After device removal, estrus was monitored with the use of fertile rams twice a day (0700 and 1900h) and females were considered to be in estrus when allowed to be mounted. Ewes displaying signs of estrus were mated by fertile Santa Inês rams (n= 4) at the onset of estrus and every 12h if they were still in estrus. Rams were used for approximately equal numbers of ewes from each treatment, with a ram:ewe ratio about ≤ 1:6. Approximately 30 days after mating, conception rate was diagnosed by a B-mode transrectal ultrasonographic scanner (KX2000G Vet®, Kaixin, Xuzhou, China) with multifrequential (4.5 to 7.5MHz) transducer adapted with a plastic rigid tube for use in small ruminants.

The variables determined were: estrous response (number of females in estrus/number of females induced×100), interval to estrus (h) (interval from device removal to first time ewe stood to be mounted), duration of estrus (interval from the first to last acceptance of mounting), conception rate (number of pregnant females/number of females exposed×100), plasma progesterone concentration (P4; ng/mL). Statistical analysis was performed using all tests with P< 0.05 considered significant. Parametric variables were submitted to one way analysis of variance (ANOVA) and compared by Tukey test by the SAEG program (System for Statistical Analysis). Non-parametric variables were analyzed by the use of the chi-square test. The results are described as mean ± SEM.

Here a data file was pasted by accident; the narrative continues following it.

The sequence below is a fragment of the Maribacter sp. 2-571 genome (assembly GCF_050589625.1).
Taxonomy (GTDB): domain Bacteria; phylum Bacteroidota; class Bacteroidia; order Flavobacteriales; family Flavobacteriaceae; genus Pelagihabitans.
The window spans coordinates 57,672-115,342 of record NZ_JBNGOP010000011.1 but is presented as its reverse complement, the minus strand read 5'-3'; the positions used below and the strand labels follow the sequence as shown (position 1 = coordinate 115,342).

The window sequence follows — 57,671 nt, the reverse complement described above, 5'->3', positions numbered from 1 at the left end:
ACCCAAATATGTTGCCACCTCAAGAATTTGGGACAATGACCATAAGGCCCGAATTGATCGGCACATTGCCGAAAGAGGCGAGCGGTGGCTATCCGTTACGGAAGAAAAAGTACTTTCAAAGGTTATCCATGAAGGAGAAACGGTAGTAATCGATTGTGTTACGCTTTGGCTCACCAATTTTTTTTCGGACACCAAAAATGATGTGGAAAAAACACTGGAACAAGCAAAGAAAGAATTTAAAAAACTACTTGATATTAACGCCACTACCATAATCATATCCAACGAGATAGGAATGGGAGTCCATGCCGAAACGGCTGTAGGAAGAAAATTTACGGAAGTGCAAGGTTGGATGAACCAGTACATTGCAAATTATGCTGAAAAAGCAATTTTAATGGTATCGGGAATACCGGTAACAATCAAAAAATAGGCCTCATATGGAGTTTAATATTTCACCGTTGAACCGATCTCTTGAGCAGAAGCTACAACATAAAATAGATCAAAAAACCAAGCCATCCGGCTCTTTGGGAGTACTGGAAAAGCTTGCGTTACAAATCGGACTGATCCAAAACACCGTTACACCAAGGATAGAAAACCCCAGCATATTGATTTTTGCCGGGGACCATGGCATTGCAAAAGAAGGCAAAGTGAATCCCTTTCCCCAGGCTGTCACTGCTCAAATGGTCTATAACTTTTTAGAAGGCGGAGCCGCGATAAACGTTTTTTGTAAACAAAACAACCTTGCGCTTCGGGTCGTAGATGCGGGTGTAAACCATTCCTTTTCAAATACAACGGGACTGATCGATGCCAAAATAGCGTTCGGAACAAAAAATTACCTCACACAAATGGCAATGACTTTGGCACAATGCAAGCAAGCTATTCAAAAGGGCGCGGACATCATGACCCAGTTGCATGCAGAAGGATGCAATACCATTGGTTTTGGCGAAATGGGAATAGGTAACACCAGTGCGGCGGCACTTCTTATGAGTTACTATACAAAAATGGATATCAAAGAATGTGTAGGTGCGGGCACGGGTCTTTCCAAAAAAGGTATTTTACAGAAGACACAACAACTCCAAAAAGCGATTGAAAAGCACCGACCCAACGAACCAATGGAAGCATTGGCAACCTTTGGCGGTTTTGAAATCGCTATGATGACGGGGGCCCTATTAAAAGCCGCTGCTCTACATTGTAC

Reproductive end points are listed in Table 1. Estrus response rate was overall 87.5% (21/24).

Table 1 Reproductive parameters of Santa Inês ewes after induction of synchronous estrus with 6 days progesterone treatments* plus cloprostenol and eCG administration 24h before device removal (mean ± SEM or %) 

Parameter Control OB 200 OB 400
Estrous response (%) 100.0 (8/8) 62.5 (5/8) 100.0 (8/8)
Interval to estrus (h) 46.3 ± 3.9a 26.4 ± 4.5 b 31.2 ± 5.8 a,b
Duration of estrus (h) 39.0 ± 3.8 36.0 ± 7.6 44.4 ± 5.7
Conception rate (%) 50.0 (4/8) 50.0 (4/8) 50.0 (4/8)